Hans Halvorson, Princeton: “Foundations of the Fine-Tuning
John Hawthorne, Oxford/USC: “Fine-Tuning Fine-Tuning”
Peter van Inwagen, Notre Dame: “The Rev’d Mr Bayes and the Life
Jennifer Lackey, Northwestern: “Norms of Testimonial Uptake”
Paulina Sliwa, Cambridge: “Show and Tell”
Richard Swinburne, Oxford: “Phenomenal Conservatism”
Roger White, MIT: “Reasoning with Plenitude”
To register, please email: firstname.lastname@example.org
Further information about the New Insights in Religious Epistemology project, including podcasts of talks, can be found here.
It has been called to my attention that William Lane Craig has replied to a post of mine on his podcast. Unfortunately, Craig neglects to mention the blog and the post in his reply, leaving his listeners unable to track down, verify, and evaluate the criticism for themselves. His main reply is that a belief need not enjoy the doxastic and epistemic force and vivacity of a Moorean fact if it is to qualify as properly basic at all. That's of course obviously correct, which is why I'd never assert such a thing.
My rejoinder was already present in the original passage containing my objection, in the crucial portion of the last sentence that was omitted in Craig's discussion: I think there is a simple yet decisive criticism of Craig's Holy Spirit epistemology: at least for the majority of Christians, the Holy Spirit (if such there be) fails to present the truth of Christianity in such a way that it's anywhere near being on a par with ordinary Moorean facts. In this rega…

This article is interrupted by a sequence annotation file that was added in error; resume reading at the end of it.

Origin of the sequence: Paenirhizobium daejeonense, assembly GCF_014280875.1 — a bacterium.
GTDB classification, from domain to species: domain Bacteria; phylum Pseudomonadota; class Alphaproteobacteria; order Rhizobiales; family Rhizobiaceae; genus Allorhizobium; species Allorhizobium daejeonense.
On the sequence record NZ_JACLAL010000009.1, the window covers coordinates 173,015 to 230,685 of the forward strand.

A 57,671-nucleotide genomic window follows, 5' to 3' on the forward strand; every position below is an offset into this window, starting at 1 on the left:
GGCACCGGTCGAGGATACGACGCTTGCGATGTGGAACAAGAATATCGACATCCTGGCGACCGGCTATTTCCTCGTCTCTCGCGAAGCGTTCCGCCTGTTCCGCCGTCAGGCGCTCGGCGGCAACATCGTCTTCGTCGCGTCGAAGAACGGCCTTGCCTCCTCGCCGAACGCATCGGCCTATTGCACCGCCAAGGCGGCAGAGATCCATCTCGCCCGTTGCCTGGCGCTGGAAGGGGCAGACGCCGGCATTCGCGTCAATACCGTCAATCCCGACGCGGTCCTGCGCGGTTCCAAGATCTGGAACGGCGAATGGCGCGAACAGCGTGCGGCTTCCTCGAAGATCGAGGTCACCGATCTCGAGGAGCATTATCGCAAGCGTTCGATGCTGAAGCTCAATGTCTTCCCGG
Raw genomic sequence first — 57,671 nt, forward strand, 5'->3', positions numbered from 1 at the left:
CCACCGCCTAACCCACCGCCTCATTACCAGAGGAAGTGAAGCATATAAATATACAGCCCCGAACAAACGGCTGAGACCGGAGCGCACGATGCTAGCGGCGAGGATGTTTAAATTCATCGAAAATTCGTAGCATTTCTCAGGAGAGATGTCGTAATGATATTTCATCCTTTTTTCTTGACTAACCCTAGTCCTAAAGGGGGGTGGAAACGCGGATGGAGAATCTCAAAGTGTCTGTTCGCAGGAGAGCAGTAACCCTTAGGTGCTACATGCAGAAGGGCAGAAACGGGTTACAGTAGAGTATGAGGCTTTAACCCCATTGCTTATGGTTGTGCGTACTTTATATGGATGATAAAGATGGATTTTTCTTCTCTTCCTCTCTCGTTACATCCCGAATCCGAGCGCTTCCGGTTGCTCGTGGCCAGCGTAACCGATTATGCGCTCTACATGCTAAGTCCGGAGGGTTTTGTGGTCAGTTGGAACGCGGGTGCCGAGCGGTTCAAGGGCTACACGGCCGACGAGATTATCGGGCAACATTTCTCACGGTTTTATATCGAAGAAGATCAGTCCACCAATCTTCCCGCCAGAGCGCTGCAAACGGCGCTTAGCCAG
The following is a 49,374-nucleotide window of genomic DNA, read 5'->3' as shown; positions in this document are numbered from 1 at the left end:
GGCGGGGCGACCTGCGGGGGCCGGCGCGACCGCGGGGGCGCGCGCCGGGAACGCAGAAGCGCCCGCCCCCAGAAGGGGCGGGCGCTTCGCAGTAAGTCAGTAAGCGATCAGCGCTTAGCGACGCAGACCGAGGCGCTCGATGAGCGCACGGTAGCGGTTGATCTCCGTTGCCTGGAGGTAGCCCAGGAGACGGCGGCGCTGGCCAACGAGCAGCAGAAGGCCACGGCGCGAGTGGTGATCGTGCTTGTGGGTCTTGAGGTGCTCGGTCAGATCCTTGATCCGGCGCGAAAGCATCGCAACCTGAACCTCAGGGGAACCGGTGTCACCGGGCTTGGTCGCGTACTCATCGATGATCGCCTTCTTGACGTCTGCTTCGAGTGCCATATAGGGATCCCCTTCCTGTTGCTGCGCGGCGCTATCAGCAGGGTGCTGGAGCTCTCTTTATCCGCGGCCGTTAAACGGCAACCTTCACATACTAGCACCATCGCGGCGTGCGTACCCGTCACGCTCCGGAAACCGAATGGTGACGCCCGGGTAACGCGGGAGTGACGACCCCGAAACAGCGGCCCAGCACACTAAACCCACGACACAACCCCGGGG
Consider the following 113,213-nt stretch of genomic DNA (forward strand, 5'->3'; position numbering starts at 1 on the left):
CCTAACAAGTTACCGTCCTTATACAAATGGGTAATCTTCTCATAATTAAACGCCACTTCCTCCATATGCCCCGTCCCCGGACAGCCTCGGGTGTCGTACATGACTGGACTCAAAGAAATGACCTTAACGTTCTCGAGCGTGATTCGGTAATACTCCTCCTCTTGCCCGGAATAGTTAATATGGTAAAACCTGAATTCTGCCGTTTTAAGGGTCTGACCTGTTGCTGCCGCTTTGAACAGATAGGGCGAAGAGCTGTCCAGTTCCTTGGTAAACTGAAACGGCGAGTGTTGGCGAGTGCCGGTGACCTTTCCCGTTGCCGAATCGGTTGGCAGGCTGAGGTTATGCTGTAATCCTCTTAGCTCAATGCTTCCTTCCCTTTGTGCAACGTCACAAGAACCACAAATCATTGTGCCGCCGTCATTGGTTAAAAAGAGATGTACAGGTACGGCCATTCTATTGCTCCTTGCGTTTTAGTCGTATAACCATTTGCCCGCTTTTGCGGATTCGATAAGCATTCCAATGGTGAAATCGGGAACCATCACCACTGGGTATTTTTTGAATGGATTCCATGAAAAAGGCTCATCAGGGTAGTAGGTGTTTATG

Bogardus, Tomas. "Only All Naturalists Should Worry About Only One Evolutionary Debunking Argument", Ethics (forthcoming).
The paper aims to make trouble for naturalists, arguing that, given the facts of evolution, they should abandon moral realism, accept a rationalism in tension with naturalism, or give up naturalism. In this way, it brings out an apparent epistemological tension between atheism and moral realism.
...is now out, and looks to be an excellent volume on a sorely neglected topic. The book is in keeping with the important new trend of doing philosophy of religion in a way that's unmoored from Christianity. I look forward to giving it a careful read.
Eastern Regional Conference of the Society of Christian Philosophers
Thursday, September 24th through Saturday, September 26th, 2015, Messiah College
Featuring a debate about the existence of God
Paul Draper (Purdue University)
Robin Collins (Messiah College)
Robin Collins will offer a new argument based on the fine-tuning of the cosmos. He will argue that the universe has been finely tuned to optimize the discoverability of physical laws and entities, which neither random chance, nor the multiverse can explain. Paul Draper will construct a pro tanto case against orthodox theism based on its immodesty and on its poor fit with a variety of known facts about pleasure and pain, love and hate, autonomy and heteronomy, achievement and failure, and virtue and vice. Collins and Draper will each respond to the other’s presentations.
Conference Theme: The Existence of God
The theme should be interpreted broadly. It includes not only arguments for or against the existence of God, but a vari…